The increasingly regular use and popular acceptance of marijuana use has generated in recent years an intense debate about whether or not to regulate the laws under which it is possible to grow, consume and even market cannabis-derived products.

In the era of telecommunications and with full access to information, it almost seems silly to say that we are more misinformed than ever. Cannabis use has always been stigmatized. And if you do a simple query in any Internet search engine, you will find everything regarding marijuana and, by extension, cannabis.

Today we are going to try to shed a bit of clarity on this and bring to light all the truths and lies about the use of cannabis, precisely the opposite of what you have to do to grow it. Let's turn on the light!


The whole truth about cannabis use

Asserting the virtues of cannabis like a grandmother talking about her grandchildren is not going to make us credible, so we have based our analysis of the myths and realities of cannabis on one of the most extensive studies conducted on its use and its derivatives.

The National Academies of Sciences, Engineering and Medicine of the USA (NASEM), or what is the same, the National Academies of Sciences, Engineering and Medicine of the United States, which acts as a certifying mark of studies issued by the three academies, wrote a comprehensive report on the health effects of cannabis and its derivatives, both in terms of recreational and therapeutic use.

This committee of sages analyzed all the claims regarding cannabis and its derivatives and concluded the following:


  1. Marijuana use increases the risk of lung cancer.

FAKE. The NASEM study determined that the risk of lung cancer is associated with tobacco use, as is head and neck cancer, and that marijuana use did not increase the chances of suffering from it.


  1. If a pregnant woman uses cannabis, the fetus may have cancer.

FAKE There was also no evidence that cannabis was the cause or the origin or an increase in the chances of the fetus suffering from cancer, although they did find evidence linking cannabis use with a lower than recommended birth weight.


  1. Cannabis has therapeutic effects.

TRUE. Patients with chronic pain treated with cannabis or cannabinoids experienced a greater degree of pain.


  1. Using cannabis can cause diabetes, heart attacks, and strokes.

FAKE.  There is no study that strongly supports this statement, although there are conclusions that suggest that smoking cannabis and its derivatives can increase the risk of heart attack.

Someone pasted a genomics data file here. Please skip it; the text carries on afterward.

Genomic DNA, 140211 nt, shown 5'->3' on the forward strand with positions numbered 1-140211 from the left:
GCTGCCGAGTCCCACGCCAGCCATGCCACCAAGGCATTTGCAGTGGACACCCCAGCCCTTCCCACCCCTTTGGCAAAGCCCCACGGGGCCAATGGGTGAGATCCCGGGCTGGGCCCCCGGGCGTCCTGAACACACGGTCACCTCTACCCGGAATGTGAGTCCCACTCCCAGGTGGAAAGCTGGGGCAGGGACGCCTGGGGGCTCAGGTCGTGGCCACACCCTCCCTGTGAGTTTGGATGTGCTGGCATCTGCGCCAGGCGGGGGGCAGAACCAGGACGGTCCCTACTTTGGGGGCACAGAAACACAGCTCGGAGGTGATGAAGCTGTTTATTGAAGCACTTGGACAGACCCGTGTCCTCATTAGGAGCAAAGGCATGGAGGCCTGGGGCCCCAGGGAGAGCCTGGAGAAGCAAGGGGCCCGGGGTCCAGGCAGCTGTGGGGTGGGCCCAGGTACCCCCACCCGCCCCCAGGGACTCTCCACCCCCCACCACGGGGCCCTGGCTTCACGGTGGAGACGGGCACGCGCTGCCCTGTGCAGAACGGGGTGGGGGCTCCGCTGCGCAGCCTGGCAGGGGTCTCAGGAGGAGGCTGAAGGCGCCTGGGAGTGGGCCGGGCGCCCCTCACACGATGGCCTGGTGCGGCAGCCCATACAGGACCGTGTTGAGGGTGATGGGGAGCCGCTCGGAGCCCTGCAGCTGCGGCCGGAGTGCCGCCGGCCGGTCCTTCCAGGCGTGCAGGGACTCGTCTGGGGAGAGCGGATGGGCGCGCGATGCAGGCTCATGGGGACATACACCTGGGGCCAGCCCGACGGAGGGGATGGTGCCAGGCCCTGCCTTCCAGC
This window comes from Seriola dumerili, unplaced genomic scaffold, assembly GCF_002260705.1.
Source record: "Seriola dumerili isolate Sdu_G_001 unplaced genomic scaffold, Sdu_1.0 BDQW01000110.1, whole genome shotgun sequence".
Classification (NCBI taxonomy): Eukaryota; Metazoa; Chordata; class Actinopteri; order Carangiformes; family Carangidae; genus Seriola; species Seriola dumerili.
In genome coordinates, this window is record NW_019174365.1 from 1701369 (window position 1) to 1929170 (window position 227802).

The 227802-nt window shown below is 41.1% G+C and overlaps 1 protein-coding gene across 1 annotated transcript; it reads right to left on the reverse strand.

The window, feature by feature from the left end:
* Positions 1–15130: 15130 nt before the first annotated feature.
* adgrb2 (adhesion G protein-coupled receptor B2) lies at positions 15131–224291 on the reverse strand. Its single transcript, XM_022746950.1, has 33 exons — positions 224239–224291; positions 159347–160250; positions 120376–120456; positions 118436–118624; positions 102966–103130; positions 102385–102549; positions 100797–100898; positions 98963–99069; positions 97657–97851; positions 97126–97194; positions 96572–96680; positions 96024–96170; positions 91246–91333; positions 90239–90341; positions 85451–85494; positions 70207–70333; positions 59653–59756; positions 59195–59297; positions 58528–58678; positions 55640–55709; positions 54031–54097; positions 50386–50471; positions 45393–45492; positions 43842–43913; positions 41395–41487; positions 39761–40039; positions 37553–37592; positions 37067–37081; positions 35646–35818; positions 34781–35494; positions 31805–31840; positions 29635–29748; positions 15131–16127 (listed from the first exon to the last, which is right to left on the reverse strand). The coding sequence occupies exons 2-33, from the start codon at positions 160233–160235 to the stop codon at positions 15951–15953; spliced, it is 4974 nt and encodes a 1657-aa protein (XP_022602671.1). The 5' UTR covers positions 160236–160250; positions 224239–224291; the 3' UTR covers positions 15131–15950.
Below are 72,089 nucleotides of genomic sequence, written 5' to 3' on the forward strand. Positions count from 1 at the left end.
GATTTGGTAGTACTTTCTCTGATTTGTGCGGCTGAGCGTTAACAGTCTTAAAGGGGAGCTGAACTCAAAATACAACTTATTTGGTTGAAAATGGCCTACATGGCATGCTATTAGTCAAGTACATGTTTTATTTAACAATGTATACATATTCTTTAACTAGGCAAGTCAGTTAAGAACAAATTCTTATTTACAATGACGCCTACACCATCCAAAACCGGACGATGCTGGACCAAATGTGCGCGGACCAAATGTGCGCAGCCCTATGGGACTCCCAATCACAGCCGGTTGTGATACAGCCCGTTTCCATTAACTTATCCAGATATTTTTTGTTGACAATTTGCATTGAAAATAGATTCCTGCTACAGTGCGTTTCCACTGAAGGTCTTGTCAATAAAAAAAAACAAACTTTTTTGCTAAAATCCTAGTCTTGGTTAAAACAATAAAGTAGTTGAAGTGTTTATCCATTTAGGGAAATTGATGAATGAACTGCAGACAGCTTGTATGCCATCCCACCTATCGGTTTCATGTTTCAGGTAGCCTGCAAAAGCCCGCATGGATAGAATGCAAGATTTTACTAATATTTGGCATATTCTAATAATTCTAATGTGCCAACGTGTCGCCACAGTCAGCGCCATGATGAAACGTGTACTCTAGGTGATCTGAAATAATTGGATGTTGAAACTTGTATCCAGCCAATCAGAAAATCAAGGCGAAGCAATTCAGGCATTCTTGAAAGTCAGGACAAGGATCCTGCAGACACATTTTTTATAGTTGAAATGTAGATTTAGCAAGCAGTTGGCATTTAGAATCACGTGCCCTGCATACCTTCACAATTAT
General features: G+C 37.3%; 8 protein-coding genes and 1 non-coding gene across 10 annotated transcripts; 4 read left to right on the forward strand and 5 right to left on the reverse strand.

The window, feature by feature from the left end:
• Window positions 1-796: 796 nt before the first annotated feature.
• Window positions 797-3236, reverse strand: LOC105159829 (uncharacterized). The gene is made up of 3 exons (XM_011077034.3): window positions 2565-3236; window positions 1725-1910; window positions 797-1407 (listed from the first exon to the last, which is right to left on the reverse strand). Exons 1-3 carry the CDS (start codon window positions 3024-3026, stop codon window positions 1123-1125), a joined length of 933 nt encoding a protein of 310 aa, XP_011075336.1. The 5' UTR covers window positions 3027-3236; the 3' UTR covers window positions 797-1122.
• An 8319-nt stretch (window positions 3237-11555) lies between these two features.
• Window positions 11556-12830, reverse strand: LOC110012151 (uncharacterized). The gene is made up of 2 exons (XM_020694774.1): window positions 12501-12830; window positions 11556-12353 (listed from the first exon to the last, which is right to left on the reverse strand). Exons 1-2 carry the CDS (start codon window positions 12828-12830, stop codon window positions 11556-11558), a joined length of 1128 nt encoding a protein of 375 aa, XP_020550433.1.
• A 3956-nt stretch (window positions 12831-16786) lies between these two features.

1. Consuming cannabis before driving increases the risk of accidents.

TRUE. The consumption of cannabis and its derivatives before driving favors being involved in a car accident. Even in countries where it is a fully legal substance, there are many overdose accidents involving children accidentally using it.


  1. It can cause respiratory diseases.

FAKE. In fact, many people with respiratory diseases such as chronic obstructive pulmonary disease (COPD) or asthma report improvement and relief from smoking marijuana.


  1. Cannabis use affects mental health.

TRUE. Excessive consumption of cannabis and its derivatives increases the possibility of suffering from some type of social anxiety disorder.


  1. The use of cannabis causes negative psychosocial effects.

FAKE. Neither learning, memory, nor attention are impaired by cannabis use.


  1. If you use marijuana you will end up using other drugs.

FAKE. It is one of the biggest myths about cannabis and its derivatives. There is no evidence to justify this claim, other than being a resource when you cannot sustain other arguments. In fact, cannabis users do not switch to other drugs.


  1. If you start smoking marijuana you can't stop.

FAKE. There is no type of physical addiction to marijuana or to the cannabis plant produced by a chemical element. While addiction can be psychic, it is no different from any other type of addiction, such as tobacco or video games.


  1. Consuming cannabis incites you to crime.

FAKE. There may be criminals who use cannabis, but this derangement of behavior addresses other triggers and not cannabis or its derivatives. You can be a criminal and be hooked on strawberry lollipops. Cannabis and its derivatives do not cause any incitement effects (it does not even increase aggressiveness!).


The myths of prohibitionism

The attempt to stigmatize the use of cannabis and its derivatives is often based on false, manipulated data that meets a need to seek its prohibition without the support of a solid (and serious) theoretical framework.

That is, to prohibit by prohibiting using the technique of the proliferation of hoaxes.